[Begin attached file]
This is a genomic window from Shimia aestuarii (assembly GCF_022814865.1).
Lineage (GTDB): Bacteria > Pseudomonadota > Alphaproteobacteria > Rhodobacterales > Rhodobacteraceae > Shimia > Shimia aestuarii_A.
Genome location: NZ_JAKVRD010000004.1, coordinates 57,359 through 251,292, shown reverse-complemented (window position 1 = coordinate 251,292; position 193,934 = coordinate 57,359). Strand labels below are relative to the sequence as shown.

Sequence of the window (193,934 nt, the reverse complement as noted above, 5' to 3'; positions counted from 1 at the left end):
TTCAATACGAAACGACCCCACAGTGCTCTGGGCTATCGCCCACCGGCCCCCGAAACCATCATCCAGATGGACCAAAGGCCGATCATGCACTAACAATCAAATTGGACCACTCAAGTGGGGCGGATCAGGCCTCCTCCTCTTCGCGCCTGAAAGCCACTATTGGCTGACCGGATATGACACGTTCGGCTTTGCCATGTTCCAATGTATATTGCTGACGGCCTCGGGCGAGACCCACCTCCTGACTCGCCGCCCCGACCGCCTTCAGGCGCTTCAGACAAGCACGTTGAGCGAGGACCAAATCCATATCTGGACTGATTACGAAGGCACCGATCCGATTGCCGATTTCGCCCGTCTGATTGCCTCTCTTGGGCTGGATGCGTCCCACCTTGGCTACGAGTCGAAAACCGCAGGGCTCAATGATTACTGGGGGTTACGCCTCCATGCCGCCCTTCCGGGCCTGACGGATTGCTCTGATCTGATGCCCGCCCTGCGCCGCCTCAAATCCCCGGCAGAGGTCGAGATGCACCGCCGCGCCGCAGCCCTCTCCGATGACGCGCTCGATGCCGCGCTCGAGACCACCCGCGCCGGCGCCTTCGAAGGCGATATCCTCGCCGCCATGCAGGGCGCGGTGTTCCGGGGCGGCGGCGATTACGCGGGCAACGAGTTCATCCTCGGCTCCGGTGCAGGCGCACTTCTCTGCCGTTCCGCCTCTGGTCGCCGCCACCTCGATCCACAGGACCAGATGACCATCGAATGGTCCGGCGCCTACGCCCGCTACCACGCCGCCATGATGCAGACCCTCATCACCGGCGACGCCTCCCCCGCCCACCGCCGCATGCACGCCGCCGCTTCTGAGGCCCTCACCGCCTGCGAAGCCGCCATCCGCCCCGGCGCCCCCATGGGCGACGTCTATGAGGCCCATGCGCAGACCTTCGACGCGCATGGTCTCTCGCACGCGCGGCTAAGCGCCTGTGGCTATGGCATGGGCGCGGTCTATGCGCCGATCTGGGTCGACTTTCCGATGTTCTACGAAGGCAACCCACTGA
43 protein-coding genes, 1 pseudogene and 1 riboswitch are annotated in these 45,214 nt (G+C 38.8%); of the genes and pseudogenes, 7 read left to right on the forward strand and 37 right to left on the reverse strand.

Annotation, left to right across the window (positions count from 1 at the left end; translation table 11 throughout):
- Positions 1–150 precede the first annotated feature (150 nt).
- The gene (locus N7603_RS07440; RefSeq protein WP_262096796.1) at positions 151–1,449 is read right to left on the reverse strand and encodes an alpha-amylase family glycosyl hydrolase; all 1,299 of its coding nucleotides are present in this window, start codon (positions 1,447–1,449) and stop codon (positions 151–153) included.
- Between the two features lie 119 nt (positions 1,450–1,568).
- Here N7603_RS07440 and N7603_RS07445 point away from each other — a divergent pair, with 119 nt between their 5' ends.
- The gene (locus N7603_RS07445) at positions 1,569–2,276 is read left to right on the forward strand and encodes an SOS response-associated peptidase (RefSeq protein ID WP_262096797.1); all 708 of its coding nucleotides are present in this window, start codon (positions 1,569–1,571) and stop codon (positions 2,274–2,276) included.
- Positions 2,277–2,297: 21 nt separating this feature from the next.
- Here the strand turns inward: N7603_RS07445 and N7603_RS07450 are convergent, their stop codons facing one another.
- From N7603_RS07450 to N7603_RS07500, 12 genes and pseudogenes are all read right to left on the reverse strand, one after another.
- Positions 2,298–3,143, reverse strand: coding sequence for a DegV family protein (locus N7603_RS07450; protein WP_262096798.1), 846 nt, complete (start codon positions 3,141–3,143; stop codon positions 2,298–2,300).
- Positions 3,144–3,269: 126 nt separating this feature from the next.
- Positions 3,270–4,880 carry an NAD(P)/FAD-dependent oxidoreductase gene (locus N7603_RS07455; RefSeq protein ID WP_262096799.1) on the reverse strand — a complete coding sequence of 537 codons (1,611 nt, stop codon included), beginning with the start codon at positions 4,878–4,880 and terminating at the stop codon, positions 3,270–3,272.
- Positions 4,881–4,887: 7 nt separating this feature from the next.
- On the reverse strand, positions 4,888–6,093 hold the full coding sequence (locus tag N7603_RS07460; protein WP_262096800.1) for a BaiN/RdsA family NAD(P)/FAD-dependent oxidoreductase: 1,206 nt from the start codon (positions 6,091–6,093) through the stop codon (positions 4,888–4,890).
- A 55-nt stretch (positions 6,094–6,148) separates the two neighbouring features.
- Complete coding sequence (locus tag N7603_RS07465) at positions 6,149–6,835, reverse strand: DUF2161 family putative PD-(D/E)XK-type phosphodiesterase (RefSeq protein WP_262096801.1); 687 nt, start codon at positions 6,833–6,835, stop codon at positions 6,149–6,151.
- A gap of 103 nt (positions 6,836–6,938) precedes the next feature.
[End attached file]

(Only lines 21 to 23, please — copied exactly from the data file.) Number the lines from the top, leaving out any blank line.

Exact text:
- A 55-nt stretch (positions 6,094–6,148) separates the two neighbouring features.
- Complete coding sequence (locus tag N7603_RS07465) at positions 6,149–6,835, reverse strand: DUF2161 family putative PD-(D/E)XK-type phosphodiesterase (RefSeq protein WP_262096801.1); 687 nt, start codon at positions 6,833–6,835, stop codon at positions 6,149–6,151.
- A gap of 103 nt (positions 6,836–6,938) precedes the next feature.